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The research prototype, which Avegant eventually plans on turning into a consumer product, is based on the company’s previous work with its Glyph projector. That device was a visor of sorts that floats a virtual movie screen in front of your eyes, and developing it gave Avegant insight into how to build an AR headset of its own.

Like Microsoft’s HoloLens and the supposed prototype from secretive AR startup Magic Leap, Avegant’s new headset creates virtual images that blend in and interact with the real-world environment. In a demo, the company’s wired prototype proved to be superior in key ways to the developer version of the HoloLens. Avegant attributes this not to the power of its tethered PC, but to the device’s light field display — a technology Magic Leap also claims to have developed, yet has never been shown off to the public.

The demo I experienced featured a tour of a virtual Solar System, an immersion within an ocean environment, and a conversation with a virtual life-sized human being standing in the same room. To be fair, Avegant was using a tethered and bulky headset that wasn’t all that comfortable, while the HoloLens developer version is a refined wireless device. Yet with that said, Avegant’s prototype managed to expand the field of view, so you’re looking through a window more the size of a Moleskine notebook instead of a pack of playing cards. The images it produced also felt sharper, richer, and more realistic.

In the Solar System demo, I was able to observe a satellite orbiting an Earth no larger than a bocce ball and identify the Big Red Spot on Jupiter. Avegant constructed its demo to show off how these objects could exist at different focal lengths in a fixed environment — in this case a converted conference room at the company’s Belmont, California office. So I was able to stand behind the Sun and squint until the star went out of focus in one corner of my vision and a virtual Saturn and its rings became crystal clear in the distance.

Source: http://www.theverge.com/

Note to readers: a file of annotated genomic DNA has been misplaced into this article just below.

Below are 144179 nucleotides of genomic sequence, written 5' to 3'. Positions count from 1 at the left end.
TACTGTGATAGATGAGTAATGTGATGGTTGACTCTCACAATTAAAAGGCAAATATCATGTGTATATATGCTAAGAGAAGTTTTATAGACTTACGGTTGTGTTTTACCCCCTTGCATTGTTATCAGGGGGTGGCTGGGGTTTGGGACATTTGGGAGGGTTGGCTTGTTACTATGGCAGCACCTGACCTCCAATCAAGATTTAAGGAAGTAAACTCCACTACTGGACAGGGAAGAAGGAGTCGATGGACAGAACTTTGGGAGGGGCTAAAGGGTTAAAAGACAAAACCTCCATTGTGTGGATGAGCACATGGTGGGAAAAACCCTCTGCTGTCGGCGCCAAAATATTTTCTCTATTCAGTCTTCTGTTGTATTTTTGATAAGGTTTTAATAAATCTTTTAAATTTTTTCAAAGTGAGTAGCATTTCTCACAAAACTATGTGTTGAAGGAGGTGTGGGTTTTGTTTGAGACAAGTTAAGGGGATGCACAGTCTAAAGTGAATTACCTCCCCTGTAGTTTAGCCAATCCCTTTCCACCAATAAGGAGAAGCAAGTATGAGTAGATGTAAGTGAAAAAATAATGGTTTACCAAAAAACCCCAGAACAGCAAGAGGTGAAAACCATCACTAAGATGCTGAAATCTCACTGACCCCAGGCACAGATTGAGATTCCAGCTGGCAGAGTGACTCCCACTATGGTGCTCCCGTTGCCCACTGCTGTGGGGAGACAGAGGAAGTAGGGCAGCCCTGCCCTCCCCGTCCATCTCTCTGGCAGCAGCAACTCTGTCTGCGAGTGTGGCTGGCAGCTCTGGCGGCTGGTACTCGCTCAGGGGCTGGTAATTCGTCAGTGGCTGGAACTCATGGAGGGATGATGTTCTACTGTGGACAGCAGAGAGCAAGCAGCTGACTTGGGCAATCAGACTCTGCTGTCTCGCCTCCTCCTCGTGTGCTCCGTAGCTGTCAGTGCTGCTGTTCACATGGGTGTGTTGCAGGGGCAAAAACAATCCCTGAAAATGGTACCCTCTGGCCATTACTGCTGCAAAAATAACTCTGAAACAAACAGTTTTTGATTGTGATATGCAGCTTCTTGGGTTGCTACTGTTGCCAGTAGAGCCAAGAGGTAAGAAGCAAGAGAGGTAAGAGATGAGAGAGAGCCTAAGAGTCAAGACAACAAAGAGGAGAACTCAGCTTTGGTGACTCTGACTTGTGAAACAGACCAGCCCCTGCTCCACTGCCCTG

Apple Testing Augmented Reality ‘Smart Glasses’

As part of its effort to expand further into wearable devices, Apple is working on a set of smart glasses, reports Bloomberg. Citing sources familiar with Apple‘s plans, the site says the smart glasses would connect wirelessly to the iPhone, much like the Apple Watch, and would display “images and other information” to the wearer. Apple has contacted potential suppliers about its glasses project and has ordered “small quantities” of near-eye displays, suggesting the project is in the exploratory prototyping phase of development. If work on the glasses progresses, they could be released in 2018.

apple-iglass

AR can be really great,” says Tim Cook, CEO of Apple in July. “We have been and continue to invest a lot in this. We’re high on AR in the long run.

Apple‘s glasses sound similar to Google Glass, the head-mounted display that Google first introduced in 2013. Google Glass used augmented reality and voice commands to allow users to do things like check the weather, make phone calls, and capture photographs. Apple‘s product could be similar in functionality. The glasses may be Apple‘s first hardware product targeted directly at AR, one of the people said. Cook has beefed up AR capabilities through acquisitions. In 2013, Apple bought PrimeSense, which developed motion-sensing technology in Microsoft Corp.’s Kinect gaming system. Purchases of software startups in the field, Metaio Inc. and Flyby Media Inc., followed in 2015 and 2016.

Google Glass was highly criticized because of privacy concerns, and as a result, it never really caught on with consumers. Google eventually stopped developing Google Glass in January of 2015. It is not clear how Apple would overcome the privacy and safety issues that Google faced, nor if the project will progress, but Apple CEO Tim Cook has expressed Apple‘s deep interest in augmented reality multiple times over the last few months, suggesting something big is in the works.

Past rumors have also indicated Apple is exploring a number of virtual and augmented reality projects, including a full VR headset. Apple has a full team dedicated to AR and VR research and how the technologies can be incorporated into future Apple products. Cook recently said that he believes augmented reality would be more useful and interesting to people than virtual reality.

Source: http://www.macrumors.com/